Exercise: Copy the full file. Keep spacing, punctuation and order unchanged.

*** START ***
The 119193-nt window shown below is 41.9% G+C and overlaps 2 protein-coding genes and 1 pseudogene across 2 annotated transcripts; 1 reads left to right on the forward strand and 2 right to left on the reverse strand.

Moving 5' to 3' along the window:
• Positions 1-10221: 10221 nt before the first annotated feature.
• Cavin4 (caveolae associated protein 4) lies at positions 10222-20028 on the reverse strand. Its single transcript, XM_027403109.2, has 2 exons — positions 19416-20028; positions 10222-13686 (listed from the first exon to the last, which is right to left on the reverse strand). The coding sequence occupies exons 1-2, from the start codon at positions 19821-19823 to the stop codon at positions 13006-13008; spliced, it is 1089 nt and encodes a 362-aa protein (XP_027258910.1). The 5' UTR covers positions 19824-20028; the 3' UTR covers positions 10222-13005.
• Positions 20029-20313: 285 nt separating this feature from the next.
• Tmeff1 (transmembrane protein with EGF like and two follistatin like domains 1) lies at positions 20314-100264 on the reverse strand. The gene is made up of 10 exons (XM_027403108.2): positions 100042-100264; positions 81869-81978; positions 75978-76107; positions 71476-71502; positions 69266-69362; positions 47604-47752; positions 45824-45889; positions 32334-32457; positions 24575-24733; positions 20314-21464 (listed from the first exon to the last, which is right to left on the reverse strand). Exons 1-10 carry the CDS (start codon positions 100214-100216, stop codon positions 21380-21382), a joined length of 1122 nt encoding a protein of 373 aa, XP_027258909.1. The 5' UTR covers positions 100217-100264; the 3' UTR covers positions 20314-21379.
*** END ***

The 119193-nt window shown below is 41.9% G+C and overlaps 2 protein-coding genes and 1 pseudogene across 2 annotated transcripts; 1 reads left to right on the forward strand and 2 right to left on the reverse strand.

Moving 5' to 3' along the window:
• Positions 1-10221: 10221 nt before the first annotated feature.
• Cavin4 (caveolae associated protein 4) lies at positions 10222-20028 on the reverse strand. Its single transcript, XM_027403109.2, has 2 exons — positions 19416-20028; positions 10222-13686 (listed from the first exon to the last, which is right to left on the reverse strand). The coding sequence occupies exons 1-2, from the start codon at positions 19821-19823 to the stop codon at positions 13006-13008; spliced, it is 1089 nt and encodes a 362-aa protein (XP_027258910.1). The 5' UTR covers positions 19824-20028; the 3' UTR covers positions 10222-13005.
• Positions 20029-20313: 285 nt separating this feature from the next.
• Tmeff1 (transmembrane protein with EGF like and two follistatin like domains 1) lies at positions 20314-100264 on the reverse strand. The gene is made up of 10 exons (XM_027403108.2): positions 100042-100264; positions 81869-81978; positions 75978-76107; positions 71476-71502; positions 69266-69362; positions 47604-47752; positions 45824-45889; positions 32334-32457; positions 24575-24733; positions 20314-21464 (listed from the first exon to the last, which is right to left on the reverse strand). Exons 1-10 carry the CDS (start codon positions 100214-100216, stop codon positions 21380-21382), a joined length of 1122 nt encoding a protein of 373 aa, XP_027258909.1. The 5' UTR covers positions 100217-100264; the 3' UTR covers positions 20314-21379.